I was just talking to someone 10 minutes ago about the class and she said that she was looking forward to it and listed several reasons why.  I felt the need to warn her "this isn't a toe touching humming class."  Obviously, I don't mean that as a shot at the lighter style of yoga class, but I don't want to mislead anyone either.  This isn't a slow flow.  

Physically, you're going to sweat your ass off.  You're going to challenge your body in ways you're not used and possibly not as intense as you're used to.  
You're going to feel your hamstrings, your triceps, your hips, your shoulders, your feet, your hands, your core, in ways you may never have. Literally.

Physically, yoga really helped shine a light on areas of my body that were out of balance, weak, and/or tight.  I remember my hip flexors cramping all the time and if it wasnt my flexors, it was my glutes, it was always something... but it was all good.  I found great pleasure in being exposed, to myself, as to where my training needs addressed.

But as much as I say "We wont be humming," there's the flip side.  We also wont be jamming hard, flying in and out of poses, just cruising through a bunch of movements, sweating and listening to sweet music.
(I've written and deleted 3 different paragraphs trying to describe what will happen... All I can say, and will say in class, forget whatever you thought was going to happen.)

Do you drive places and when you arrive, you'd fail the quiz titled "Name 3 things you noticed on the way here?"
Do you let work issues linger and effect your home life?
Are you hanging onto childhood issues?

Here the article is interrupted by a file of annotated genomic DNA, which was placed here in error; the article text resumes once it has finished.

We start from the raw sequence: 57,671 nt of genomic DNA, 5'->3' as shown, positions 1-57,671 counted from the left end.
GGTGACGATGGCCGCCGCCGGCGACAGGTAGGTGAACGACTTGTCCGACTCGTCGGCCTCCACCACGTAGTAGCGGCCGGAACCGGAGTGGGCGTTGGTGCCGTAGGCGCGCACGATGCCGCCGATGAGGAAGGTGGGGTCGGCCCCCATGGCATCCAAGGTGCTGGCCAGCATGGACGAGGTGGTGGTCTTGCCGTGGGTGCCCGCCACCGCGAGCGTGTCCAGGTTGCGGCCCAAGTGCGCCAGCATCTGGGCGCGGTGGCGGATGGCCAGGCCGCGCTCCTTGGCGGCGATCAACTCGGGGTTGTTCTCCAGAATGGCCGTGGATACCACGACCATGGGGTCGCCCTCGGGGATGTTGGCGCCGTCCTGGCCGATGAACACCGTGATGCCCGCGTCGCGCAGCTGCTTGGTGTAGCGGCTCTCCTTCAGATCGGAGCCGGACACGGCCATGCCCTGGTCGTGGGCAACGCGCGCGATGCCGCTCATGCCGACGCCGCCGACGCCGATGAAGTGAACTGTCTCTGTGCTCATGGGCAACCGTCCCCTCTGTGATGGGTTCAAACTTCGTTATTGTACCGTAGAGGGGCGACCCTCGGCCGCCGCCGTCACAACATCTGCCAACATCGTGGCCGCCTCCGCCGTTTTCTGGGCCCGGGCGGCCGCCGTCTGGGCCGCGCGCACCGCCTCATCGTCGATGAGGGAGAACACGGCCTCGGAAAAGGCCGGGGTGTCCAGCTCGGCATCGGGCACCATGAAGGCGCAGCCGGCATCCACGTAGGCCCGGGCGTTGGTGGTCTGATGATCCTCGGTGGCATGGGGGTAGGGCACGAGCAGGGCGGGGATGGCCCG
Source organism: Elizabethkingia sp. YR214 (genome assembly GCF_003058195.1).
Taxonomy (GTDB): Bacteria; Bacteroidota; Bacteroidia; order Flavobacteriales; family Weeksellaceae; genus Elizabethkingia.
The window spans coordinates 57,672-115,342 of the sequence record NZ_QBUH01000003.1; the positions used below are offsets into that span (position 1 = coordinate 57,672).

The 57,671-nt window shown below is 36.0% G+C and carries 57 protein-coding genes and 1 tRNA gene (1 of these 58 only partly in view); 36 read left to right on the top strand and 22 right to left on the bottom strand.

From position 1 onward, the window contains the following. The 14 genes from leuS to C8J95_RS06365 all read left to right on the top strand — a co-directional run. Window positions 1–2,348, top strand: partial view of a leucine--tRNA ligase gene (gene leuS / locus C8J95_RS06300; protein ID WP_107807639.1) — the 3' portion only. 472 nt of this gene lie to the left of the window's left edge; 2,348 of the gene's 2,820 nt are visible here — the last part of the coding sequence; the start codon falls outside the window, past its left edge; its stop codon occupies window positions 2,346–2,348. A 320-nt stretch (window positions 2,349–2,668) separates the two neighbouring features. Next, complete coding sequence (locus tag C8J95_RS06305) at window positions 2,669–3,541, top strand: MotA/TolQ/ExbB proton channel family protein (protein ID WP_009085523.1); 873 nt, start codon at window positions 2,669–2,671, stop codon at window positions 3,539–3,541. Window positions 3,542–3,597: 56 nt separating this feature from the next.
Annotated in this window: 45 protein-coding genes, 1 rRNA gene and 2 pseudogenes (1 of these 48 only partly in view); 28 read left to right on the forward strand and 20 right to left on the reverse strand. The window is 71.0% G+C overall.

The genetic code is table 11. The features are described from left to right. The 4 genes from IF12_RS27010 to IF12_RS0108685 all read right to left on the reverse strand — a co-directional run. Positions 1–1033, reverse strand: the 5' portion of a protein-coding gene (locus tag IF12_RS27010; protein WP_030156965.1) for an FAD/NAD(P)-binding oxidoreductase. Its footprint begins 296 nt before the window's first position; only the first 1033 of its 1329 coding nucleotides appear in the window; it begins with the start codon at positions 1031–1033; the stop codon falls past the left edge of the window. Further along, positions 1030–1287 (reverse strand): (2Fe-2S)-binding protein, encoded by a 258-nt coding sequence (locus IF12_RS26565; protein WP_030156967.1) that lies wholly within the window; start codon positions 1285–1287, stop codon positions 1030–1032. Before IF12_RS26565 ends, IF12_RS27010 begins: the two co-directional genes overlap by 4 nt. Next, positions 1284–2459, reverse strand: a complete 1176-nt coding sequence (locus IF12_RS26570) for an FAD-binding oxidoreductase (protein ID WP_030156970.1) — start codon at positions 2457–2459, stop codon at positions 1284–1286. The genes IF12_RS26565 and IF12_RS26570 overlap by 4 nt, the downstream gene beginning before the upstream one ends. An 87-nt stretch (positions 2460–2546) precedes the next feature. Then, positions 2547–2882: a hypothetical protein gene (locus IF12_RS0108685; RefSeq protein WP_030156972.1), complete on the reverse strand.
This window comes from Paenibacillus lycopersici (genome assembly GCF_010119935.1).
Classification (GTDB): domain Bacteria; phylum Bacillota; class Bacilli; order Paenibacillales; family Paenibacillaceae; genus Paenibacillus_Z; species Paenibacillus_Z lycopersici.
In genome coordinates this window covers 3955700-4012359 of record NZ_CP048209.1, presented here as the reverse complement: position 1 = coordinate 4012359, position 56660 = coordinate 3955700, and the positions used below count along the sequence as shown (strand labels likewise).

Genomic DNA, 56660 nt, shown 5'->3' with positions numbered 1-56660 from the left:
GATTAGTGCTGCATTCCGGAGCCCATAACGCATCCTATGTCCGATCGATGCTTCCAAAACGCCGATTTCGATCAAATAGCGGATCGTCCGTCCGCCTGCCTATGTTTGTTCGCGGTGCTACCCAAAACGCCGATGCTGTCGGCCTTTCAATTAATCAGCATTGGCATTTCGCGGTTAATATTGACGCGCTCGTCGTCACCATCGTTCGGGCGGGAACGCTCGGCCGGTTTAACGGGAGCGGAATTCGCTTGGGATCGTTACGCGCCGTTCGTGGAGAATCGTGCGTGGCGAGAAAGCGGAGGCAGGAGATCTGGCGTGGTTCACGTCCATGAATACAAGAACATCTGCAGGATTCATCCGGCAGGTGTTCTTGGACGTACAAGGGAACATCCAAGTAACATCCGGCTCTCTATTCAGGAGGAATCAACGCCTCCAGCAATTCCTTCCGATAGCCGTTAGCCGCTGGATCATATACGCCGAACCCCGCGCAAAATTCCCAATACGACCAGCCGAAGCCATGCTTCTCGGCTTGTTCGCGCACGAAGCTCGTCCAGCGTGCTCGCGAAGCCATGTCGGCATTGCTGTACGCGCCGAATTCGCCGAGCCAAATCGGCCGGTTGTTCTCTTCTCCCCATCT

Do you react certain ways, notice them and dislike that you do it?
Do you find yourself playing with your phone out of habit when you could be engaged in people around you?
Can you remember 3 meaningful things you did this week?

No training method has helped me more than this.. in the gym, in work, with everything.


My oldest, Abby, is enrolled with a local theater group which meets on Saturday mornings.  While she's there, Livi and I head over to Beans and play Connect 4, then head back 90 minutes later and meet her out front,
Abby recently tried out for one of the plays run out of the theater and was waiting to hear back if she made it.  As we stood across the street from each other, her badly language didn't look good and I thought for sure she didn't make it.
For those few moments, some new feelings and thoughts came in... this would be her first real experience with rejection... and my first as her dad, helping her through it.  Ive coached for around 10 years, lost plenty of games, dealt with players and clients and their losses or short comings, missing goals, etc.  And through those, I've been able to find the right words to help.  But here on the corner of the street waiting for her to cross... I was thinking "Oh $hit,"